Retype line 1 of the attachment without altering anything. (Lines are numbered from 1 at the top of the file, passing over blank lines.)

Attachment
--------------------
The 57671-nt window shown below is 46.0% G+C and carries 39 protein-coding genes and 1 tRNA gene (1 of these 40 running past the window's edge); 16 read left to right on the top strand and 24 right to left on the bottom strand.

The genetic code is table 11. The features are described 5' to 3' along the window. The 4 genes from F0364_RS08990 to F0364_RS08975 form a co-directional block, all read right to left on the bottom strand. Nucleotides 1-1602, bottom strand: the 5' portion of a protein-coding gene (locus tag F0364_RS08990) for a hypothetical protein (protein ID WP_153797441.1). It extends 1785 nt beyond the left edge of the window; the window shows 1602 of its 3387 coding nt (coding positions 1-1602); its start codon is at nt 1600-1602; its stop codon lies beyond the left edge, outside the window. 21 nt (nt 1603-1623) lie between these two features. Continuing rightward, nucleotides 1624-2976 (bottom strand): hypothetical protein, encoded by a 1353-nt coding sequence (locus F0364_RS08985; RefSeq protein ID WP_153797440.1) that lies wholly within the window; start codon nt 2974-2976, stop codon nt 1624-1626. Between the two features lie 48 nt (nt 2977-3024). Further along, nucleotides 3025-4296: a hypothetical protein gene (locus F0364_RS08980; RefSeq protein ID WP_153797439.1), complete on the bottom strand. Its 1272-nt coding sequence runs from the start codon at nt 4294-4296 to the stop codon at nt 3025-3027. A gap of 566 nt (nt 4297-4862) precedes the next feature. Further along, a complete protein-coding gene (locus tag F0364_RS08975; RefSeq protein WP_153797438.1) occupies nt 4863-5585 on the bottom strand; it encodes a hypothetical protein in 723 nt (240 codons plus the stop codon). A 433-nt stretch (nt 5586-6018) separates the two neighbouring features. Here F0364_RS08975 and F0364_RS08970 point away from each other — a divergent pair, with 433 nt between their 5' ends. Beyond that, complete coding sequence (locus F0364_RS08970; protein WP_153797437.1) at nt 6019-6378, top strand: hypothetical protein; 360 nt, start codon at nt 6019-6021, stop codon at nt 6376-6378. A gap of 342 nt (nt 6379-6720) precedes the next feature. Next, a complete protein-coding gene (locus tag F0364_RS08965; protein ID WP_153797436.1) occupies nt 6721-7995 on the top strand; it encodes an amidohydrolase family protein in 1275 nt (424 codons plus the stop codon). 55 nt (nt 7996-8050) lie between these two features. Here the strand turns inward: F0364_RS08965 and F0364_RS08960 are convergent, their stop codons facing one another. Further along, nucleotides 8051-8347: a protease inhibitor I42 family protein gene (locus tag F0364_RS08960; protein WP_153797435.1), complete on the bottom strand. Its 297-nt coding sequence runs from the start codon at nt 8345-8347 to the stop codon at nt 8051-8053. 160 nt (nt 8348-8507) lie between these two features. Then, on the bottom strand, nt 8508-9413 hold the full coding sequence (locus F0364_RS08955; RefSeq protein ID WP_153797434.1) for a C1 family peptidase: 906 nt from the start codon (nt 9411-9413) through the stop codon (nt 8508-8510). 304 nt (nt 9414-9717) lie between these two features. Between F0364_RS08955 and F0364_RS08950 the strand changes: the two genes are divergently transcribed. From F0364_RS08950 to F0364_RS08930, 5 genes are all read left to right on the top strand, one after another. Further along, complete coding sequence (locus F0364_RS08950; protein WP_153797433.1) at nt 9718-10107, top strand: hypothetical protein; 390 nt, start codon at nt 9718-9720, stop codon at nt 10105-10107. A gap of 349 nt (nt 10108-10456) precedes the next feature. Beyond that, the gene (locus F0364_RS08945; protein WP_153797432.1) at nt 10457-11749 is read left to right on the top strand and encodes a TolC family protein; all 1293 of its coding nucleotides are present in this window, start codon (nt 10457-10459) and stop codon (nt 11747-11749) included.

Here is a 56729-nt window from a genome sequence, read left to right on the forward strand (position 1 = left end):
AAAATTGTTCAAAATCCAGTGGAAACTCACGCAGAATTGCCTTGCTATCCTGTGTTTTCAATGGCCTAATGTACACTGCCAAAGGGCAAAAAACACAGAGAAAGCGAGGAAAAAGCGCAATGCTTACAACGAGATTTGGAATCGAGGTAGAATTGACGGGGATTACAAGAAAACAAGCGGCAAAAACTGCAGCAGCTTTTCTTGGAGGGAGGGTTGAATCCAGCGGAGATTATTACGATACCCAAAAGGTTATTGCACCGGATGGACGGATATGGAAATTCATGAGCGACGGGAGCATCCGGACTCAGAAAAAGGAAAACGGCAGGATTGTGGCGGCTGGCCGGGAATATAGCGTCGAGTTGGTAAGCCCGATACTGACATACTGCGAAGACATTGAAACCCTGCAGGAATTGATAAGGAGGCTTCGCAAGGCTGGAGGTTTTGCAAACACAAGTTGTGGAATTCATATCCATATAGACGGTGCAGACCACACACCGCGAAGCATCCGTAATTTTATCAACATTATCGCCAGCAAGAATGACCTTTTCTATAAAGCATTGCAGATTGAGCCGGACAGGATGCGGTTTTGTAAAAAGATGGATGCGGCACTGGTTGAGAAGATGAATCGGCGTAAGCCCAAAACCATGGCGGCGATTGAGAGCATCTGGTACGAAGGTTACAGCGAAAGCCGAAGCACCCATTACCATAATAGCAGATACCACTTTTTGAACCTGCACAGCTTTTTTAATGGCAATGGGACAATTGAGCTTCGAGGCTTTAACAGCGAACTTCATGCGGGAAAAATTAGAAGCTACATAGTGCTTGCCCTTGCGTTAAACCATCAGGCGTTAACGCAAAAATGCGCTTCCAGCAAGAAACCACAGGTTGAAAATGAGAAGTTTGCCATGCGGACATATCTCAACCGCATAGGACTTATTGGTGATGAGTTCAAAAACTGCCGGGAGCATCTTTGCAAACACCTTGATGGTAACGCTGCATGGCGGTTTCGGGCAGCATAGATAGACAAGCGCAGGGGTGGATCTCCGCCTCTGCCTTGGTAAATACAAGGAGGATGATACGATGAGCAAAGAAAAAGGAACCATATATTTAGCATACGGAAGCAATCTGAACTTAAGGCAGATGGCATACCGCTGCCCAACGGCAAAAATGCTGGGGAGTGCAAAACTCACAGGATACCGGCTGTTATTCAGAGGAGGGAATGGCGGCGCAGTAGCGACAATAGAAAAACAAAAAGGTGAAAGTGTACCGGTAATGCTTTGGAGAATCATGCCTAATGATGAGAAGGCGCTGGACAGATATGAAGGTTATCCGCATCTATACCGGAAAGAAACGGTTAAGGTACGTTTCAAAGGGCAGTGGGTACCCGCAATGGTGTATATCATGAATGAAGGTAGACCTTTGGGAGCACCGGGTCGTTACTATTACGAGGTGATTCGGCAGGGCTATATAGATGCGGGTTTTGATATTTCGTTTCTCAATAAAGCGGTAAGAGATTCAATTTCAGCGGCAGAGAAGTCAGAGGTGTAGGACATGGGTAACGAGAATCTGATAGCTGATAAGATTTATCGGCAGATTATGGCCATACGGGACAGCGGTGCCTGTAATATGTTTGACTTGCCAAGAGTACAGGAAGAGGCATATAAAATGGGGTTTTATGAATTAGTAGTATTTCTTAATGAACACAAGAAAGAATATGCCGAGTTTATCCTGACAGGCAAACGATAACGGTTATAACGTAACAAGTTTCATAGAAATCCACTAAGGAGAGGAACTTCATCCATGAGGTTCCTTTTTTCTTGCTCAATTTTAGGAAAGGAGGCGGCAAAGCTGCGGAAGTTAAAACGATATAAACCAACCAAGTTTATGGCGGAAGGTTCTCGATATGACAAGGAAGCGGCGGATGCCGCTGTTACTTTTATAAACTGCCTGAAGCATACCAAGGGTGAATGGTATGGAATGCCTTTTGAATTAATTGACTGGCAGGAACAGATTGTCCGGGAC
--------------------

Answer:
The 57671-nt window shown below is 46.0% G+C and carries 39 protein-coding genes and 1 tRNA gene (1 of these 40 running past the window's edge); 16 read left to right on the top strand and 24 right to left on the bottom strand.